One year after the passage of Dodd-Frank, Mike Konczal, a
fellow at the Roosevelt Institute spoke with a New York
financial lawyer who writes under the pseudonym Economics of
EoC spent over 20 years as an in-house lawyer at one of the
big investment banks and has spent the majority of his
professional life in and around US financial law. He has
followed the Dodd-Frank rulemaking process very closely and
blogs at Economics of
Contempt. The interview is reproduced below.
Mike Konczal: It’s been one year since
the Dodd-Frank Act passed. There are dozens of articles saying
it’s going terribly, dozens saying we
don’t know how it’s going, and even a
handful saying progress is being made. How has the past year
gone for financial reform and Wall Street?
Economics of Contempt: On the whole, I’d say
it’s going pretty well. But part of the problem
with assessing the Dodd-Frank rulemaking process is that most
people think of the regulators as a single, coherent entity.
The reality is that there are at least seven different agencies
that are writing the regulations for Dodd-Frank, and within the
main regulatory agencies, each rulemaking task is assigned to a
different team of staffers and lawyers.
Some of them are doing an excellent job, and some of them
are doing a poor job. Of the proposed rules and final rules
that have been issued so far, there are many more good rules
than there are bad rules. Sadly, most pundits like to seize on
one example and extrapolate out to Dodd-Frank implementation in
general, which is beyond illogical.
Unfortunately, it’s still too early to make any
definitive pronouncements, simply because most of the major or
consequential Dodd-Frank rulemakings are still outstanding. We
have proposed rules for some of the major rulemakings, and most
of those proposed rules are quite strong. The proposed rules
for resolution plans (known as living wills), reporting
requirements for hedge funds and private equity funds, and the
capital and margin requirements for over-the-counter (OTC)
derivatives all stand out as strong rules.
Of course, there have also been some disappointments. The
Fed relented on interchange and raised the swipe fee cap from
12 to 21 cents in its final rule, which was disappointing.
Treasury also exempted FX swaps and forwards from
Dodd-Frank’s clearing and electronic trading
requirements, which I wish they hadn’t done. But
again, the good rules clearly outnumber the bad rules.
The first stop on financial reform is dealing with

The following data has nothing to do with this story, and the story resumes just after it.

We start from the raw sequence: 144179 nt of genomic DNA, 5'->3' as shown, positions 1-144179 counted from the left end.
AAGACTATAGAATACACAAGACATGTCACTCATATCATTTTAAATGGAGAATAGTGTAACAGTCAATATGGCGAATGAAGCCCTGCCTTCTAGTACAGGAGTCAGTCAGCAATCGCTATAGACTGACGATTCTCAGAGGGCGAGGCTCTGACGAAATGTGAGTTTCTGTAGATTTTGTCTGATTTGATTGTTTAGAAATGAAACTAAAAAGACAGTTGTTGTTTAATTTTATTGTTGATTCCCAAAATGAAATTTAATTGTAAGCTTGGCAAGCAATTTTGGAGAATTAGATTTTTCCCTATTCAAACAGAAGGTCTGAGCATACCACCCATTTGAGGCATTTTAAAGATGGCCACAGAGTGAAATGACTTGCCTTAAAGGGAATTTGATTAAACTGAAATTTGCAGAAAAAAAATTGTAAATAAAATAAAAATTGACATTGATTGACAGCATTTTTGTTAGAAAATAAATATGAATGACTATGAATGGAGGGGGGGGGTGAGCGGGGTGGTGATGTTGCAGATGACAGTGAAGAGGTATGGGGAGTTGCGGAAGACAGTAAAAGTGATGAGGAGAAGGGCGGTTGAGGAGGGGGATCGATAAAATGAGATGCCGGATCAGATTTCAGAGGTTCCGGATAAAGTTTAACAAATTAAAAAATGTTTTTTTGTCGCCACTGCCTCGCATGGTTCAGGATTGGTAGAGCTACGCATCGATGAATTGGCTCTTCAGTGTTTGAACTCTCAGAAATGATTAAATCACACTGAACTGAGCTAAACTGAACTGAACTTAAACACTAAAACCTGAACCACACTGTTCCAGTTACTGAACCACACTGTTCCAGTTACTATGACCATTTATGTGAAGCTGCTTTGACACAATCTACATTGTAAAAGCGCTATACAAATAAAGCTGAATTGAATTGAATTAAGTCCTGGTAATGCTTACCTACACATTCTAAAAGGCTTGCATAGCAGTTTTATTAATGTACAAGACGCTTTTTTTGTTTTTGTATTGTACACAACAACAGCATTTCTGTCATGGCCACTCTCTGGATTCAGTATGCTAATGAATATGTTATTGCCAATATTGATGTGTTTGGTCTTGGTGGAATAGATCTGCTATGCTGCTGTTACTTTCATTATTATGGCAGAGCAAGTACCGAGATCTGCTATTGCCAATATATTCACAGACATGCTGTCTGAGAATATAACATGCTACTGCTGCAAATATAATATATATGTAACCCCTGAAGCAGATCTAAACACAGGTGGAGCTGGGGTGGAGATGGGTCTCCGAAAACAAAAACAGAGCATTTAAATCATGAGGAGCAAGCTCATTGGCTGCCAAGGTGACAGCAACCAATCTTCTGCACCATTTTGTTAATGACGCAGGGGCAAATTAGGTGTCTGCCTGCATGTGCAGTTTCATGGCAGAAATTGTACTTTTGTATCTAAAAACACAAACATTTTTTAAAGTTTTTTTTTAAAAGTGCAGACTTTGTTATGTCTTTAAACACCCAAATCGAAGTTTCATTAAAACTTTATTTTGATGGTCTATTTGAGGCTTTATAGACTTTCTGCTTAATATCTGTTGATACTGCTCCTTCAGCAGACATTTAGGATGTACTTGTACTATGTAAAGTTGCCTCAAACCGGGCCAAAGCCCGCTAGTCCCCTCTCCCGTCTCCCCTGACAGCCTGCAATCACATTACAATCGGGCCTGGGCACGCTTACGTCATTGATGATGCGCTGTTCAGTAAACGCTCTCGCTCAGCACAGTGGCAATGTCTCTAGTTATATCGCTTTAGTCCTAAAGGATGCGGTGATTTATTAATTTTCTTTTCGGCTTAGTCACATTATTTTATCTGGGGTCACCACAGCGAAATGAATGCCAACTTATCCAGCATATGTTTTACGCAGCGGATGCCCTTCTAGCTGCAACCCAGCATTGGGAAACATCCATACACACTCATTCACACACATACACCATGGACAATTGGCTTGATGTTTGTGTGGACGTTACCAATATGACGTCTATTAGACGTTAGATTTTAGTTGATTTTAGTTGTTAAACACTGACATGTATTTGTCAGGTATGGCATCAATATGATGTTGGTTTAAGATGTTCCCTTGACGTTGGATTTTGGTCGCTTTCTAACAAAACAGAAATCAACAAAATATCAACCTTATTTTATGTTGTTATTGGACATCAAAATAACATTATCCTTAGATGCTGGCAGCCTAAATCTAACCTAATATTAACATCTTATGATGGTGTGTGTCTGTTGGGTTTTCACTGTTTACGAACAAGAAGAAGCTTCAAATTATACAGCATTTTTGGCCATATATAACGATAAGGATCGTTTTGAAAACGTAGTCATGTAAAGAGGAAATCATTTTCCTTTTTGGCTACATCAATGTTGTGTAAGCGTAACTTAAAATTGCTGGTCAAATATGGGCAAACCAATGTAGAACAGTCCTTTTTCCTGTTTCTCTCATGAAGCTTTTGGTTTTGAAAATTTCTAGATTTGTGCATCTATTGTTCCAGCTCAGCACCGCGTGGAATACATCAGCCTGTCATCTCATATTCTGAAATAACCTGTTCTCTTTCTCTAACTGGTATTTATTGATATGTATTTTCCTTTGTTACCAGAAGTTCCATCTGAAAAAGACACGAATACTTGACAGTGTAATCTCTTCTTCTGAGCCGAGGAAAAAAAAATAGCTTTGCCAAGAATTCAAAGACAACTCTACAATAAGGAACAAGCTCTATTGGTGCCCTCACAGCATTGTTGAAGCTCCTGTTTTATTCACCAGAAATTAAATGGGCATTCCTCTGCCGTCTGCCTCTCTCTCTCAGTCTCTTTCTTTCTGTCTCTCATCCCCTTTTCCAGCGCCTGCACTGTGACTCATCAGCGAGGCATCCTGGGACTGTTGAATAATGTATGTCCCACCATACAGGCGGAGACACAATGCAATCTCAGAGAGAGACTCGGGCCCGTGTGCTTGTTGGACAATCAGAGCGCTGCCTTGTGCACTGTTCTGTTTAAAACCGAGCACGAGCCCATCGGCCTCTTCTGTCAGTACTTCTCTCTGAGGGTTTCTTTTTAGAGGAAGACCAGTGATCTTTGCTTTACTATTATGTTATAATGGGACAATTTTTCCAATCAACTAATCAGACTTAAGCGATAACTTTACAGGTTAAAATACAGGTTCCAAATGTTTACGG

Too Big To Fail financial firms. How is the process of making
them less prone to collapse and more manageable to resolve
I think this is going well. We basically knew what the rules
for the resolution authority were going to look like already
— they were going to be very similar to the rules
governing FDIC (Federal Deposit Insurance Corporation)
resolutions of commercial banks.
The real movement in this space has been in the so-called
resolution plans that the major banks have to submit (and
regularly update). The proposed rule on resolution plans was
very strong — it ensures that the FDIC will have all
the information it needs when it comes time to actually resolve
a major bank.
That’s crucial, because a successful resolution
of a major bank will have to be planned out in advance and be
reasonably comprehensive. The proposed resolution plan rule
also allows the FDIC and the Fed to identify any legal or
funding structures that would cause problems in a future
resolution, and gives the FDIC the authority to force the banks
to restructure in a way that would make a future resolution
The FDIC and the Fed were supposed to vote on the final rule
for resolution plans earlier this month but ended up pushing
the vote to next month. I think the final rule just
wasn’t finished in time, which is
There are a lot of articles saying that the Volcker
Rule is, or will be, dead on arrival and easily avoidable for
high-end financial firms. What’s your
I said from the outset that the Volcker Rule, as drafted by
Senators Merkley and Levin, would be way too easy to
circumvent. There are simply too many loosely-drafted
exceptions to the proprietary trading ban. The industry has
definitely come around to my interpretation, and
it’s true that most people in the industry
don’t expect the prop trading ban to be effective
That said, I can’t claim vindication yet. The
Fed hasn’t issued the proposed rules implementing
the Volcker Rule yet (although they’re expected by
the end of the summer). Until we see the Fed’s
proposed rules, it’s impossible to say that the
Volcker Rule is dead.
Relatedly, bringing new kinds of transparency and
accountability to the derivatives market was a key goal. How is
Progress is very good there. The CFTC (Commodity Futures
Trading Commission) and SEC (US Securities and Exchange
Commission) have both proposed robust derivatives trade
reporting rules — if anything, the CFTC’s
proposed rule on post-trade reporting is a little too
The CFTC proposed a rule requiring that most swap trades be
publicly reported immediately after they’re
executed (the so-called real-time reporting requirement). Block
trades and large notional swap trades would only be given a
15-minute delay under the CFTC’s proposed rule,
which pretty much everyone not named Gary Gensler thinks is far
too short a delay.
I expect the CFTC to lengthen the delay in its final rule
(and I suspect that was Gensler’s plan all along
— cagey bastard), but the delay for publicly reporting
block swap trades definitely won’t be longer than
one day. I don’t know how you describe that as
anything other than a win for Dodd-Frank.
Of course, some people will inevitably look at the lack of